Economic strain is also at play. While most of the attention for mental health vulnerabilities has focused on those directly treating coronavirus-positive patients, some health systems have responded to thinner margins by laying off staff or cutting hours, which can also jeopardize emotional well-being, Gold said.
Layoffs can exacerbate the gender pay gap in healthcare, said Kellie McElhaney, founder of the Center for Equity, Gender and Leadership at the University of California at Berkeley. Research shows workers who re-enter the workforce after a period of unemployment earn 4% less than someone who hasn’t had a career disruption.
“There is a likelihood we will come out of this pandemic and we would have taken several steps backward in the gender equity space,” said Dr. Shikha Jain, an oncologist at Rush University Medical Center in Chicago who co-founded the Women in Medicine Summit.
Jain, who has a 6-year-old and 2-year-old twins, said she gets her work done between 8 p.m. and 1 a.m. because during the day she’s busy trying to home-school her daughter and run the household. Her husband, a gastroenterologist, helps when he’s there but at one point he isolated at a family home after exposure to a COVID-19 patient.
“I have experienced mom guilt more in the last three months than in my entire time of being a mom,” Jain said. “This is such uncharted territory.”
Women in medical academia face another issue. Professional journals in other fields are reportedly seeing fewer paper submissions from women, while those from men are rising amid the pandemic. This is likely because women are taking on homeschooling and other caretaker responsibilities with their children at home, said Dr. Nicole Sandhu, an internist at Mayo Clinic and president of the American Medical Women’s Association.
Such a phenomena can have long-term effects on the advancement of women in medical academia, McElhaney added. To receive tenure, an expected amount of published research is typically required.
Physicians also aren’t immune to intimate partner violence, which can escalate during times of crisis and stress such as this pandemic, said Dr. Kim Templeton, professor of orthopedic surgery at the University of Kansas and co-chair of the physician wellness initiative of the American Medical Women’s Association.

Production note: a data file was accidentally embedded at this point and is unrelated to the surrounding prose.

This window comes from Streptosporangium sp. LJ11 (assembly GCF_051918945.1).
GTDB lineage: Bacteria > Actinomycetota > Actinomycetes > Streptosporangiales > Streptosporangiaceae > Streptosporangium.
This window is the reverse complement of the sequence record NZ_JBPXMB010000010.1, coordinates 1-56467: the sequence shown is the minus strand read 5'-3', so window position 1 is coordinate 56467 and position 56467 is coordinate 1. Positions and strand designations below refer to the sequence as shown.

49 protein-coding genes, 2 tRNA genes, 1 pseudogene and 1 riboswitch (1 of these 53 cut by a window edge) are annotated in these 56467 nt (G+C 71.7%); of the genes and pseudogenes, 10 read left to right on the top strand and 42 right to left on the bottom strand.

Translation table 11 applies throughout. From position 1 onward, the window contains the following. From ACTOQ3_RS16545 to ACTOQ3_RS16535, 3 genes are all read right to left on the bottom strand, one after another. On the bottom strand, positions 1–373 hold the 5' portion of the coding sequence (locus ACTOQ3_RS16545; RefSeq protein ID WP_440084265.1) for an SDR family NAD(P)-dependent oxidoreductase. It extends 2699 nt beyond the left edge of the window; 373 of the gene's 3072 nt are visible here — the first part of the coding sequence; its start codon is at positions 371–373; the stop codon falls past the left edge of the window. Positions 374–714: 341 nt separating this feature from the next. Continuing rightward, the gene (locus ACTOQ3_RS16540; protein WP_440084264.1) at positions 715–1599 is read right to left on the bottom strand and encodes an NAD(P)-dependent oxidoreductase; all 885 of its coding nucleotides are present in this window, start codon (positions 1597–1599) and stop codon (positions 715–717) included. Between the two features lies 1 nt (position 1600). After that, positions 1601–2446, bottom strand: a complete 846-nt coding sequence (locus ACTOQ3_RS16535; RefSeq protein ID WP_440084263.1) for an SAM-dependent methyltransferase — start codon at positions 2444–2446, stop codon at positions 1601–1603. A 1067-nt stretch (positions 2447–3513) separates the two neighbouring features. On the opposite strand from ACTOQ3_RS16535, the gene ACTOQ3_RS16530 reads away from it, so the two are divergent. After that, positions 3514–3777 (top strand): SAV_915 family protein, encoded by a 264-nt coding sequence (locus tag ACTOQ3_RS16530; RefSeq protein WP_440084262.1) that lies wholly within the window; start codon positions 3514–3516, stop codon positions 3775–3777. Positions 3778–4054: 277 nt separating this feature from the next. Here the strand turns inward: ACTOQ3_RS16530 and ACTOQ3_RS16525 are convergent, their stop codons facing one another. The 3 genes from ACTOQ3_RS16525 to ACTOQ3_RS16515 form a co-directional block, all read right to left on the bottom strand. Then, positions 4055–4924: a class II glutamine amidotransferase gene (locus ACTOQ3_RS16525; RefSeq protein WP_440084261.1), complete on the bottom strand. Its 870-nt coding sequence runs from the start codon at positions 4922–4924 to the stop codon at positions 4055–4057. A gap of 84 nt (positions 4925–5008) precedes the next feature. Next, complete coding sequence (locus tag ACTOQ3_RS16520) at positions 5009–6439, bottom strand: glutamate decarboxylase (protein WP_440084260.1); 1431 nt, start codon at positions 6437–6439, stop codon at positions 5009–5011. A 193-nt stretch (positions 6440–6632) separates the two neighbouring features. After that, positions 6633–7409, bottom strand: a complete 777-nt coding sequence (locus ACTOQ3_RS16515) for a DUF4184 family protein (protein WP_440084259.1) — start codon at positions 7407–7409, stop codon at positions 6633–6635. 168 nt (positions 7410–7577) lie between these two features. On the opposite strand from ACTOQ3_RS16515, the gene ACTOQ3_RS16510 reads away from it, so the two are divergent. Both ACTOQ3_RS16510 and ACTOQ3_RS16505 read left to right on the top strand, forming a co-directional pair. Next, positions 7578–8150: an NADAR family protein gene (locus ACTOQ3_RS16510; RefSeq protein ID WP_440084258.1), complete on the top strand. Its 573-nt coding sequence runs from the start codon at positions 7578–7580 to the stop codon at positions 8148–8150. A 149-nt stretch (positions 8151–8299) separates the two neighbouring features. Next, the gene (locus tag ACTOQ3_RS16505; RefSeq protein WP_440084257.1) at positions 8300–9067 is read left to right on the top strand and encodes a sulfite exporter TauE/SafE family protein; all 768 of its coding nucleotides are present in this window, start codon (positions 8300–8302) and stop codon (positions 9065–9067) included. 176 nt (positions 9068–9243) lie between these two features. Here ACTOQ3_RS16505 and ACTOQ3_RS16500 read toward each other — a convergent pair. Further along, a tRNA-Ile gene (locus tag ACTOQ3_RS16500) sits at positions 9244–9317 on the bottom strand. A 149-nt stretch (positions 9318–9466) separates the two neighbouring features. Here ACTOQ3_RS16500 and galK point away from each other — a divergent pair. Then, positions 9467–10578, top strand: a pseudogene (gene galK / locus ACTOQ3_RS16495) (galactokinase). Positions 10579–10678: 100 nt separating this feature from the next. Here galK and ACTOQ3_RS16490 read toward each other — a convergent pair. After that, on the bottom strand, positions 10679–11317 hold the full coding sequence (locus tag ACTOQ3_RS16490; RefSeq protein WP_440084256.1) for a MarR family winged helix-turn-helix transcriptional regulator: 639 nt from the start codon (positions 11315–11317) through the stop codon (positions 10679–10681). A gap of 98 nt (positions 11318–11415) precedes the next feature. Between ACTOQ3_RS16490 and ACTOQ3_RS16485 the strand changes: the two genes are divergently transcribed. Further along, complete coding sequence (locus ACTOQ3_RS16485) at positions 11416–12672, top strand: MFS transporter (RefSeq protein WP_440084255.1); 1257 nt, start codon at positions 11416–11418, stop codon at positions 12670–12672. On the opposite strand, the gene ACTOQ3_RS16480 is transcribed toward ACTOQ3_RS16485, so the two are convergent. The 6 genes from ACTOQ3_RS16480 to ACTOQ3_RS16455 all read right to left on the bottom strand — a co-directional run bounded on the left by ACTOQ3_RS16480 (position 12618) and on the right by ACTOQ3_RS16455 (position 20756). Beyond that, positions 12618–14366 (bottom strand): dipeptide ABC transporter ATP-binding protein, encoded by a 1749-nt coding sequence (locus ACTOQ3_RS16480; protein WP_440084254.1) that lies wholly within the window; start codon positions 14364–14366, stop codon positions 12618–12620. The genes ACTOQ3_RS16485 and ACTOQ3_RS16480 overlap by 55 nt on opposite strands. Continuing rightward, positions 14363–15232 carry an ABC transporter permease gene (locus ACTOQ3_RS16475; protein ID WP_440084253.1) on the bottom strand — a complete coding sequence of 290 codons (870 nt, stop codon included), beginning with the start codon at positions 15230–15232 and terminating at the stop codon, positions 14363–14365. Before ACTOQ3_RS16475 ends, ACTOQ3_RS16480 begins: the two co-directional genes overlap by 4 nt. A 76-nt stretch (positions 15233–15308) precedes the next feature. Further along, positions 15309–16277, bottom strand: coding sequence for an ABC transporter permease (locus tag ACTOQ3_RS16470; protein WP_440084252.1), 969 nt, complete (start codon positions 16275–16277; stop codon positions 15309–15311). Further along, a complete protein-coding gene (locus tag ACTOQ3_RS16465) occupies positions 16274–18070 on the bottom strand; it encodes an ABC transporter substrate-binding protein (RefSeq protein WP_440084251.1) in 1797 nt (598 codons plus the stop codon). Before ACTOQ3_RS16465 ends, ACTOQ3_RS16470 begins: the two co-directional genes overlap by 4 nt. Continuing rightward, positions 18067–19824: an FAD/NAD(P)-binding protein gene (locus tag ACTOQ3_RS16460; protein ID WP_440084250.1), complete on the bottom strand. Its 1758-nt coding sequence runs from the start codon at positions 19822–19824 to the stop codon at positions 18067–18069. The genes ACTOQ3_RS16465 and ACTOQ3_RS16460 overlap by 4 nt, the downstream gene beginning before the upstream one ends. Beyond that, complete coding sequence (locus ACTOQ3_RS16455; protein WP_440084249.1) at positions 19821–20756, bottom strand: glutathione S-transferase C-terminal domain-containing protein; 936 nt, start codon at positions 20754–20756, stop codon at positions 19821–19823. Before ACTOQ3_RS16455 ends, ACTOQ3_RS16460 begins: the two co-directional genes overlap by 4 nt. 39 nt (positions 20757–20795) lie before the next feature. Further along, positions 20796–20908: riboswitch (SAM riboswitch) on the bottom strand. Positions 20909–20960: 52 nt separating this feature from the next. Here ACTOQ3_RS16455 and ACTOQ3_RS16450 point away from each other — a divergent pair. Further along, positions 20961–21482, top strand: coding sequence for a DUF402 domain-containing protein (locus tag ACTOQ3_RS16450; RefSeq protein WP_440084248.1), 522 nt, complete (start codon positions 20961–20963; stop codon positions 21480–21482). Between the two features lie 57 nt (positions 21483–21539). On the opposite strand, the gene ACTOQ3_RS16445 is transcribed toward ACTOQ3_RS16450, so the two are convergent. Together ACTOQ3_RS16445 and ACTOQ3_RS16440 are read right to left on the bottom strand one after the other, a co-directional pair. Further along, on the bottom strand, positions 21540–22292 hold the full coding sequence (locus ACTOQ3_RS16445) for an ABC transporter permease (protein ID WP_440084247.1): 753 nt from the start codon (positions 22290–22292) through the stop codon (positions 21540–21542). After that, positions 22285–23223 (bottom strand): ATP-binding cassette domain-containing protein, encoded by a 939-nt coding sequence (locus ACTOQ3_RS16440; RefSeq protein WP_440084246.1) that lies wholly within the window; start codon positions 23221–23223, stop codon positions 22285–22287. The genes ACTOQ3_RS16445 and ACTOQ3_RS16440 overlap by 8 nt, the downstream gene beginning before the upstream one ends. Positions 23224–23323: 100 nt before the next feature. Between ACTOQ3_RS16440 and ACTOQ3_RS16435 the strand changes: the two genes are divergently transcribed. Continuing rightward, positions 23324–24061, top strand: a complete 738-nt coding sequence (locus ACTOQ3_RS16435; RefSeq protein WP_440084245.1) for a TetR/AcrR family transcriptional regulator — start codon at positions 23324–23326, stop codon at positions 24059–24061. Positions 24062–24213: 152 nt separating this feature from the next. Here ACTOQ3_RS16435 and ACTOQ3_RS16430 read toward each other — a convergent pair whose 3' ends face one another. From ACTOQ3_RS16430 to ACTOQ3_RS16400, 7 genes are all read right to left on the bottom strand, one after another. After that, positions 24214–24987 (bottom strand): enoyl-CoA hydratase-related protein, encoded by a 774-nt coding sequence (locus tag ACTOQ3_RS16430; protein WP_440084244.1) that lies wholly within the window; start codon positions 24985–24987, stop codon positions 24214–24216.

Since stay-at-home orders have been in effect, increases in calls to domestic abuse hotlines have been reported.
There are already signals that women are using the mental health resources offered by their employers more than men. Henry Ford Health System in Detroit experienced a surge of coronavirus patients, and in response, the system began hosting virtual support groups for employees. They’re intended to allow caregivers to share their experiences during the pandemic in a safe environment.
Dr. Lisa MacLean, a psychiatrist and director of physician wellness at the system, said most participants are women. Calls to the 24/7 mental health hotline staffed by psychologists at Henry Ford have also been largely women. Additionally, most using the hotline aren’t physicians but other clinicians such as nurses and the nonclinical workforce.
“We definitely see more utilization (of those resources) by women, but is that because women are just more vulnerable? Is it because they are suffering more? Is it because they are just the majority of the workforce? We don’t know,” MacLean said.
There is also evidence that women generally express feelings of trauma or stress by sharing with others, more often compared with men, which might be another reason why women are more likely to participate in such support groups, said Dr. Katherine Gold, a family medicine physician and mental health researcher at Michigan Medicine.
“I have been running informal groups for faculty to just talk about what is going on for them during this pandemic and it’s predominantly women who participate in that,” she added.
In addition to mental health resources, organizations are addressing the stressors brought on by the pandemic in other ways, such as offering hazard pay, childcare services, free meals and transportation.
Although the resources aren’t directed specifically at women, those with household responsibilities are likely benefiting from them, said Dr. Samantha Meltzer-Brody, chair of the psychiatry department at UNC School of Medicine. UNC Health has offered childcare and opened a food market where employees can shop after long shifts.
“We are absolutely trying to think as holistically as possible,” she said.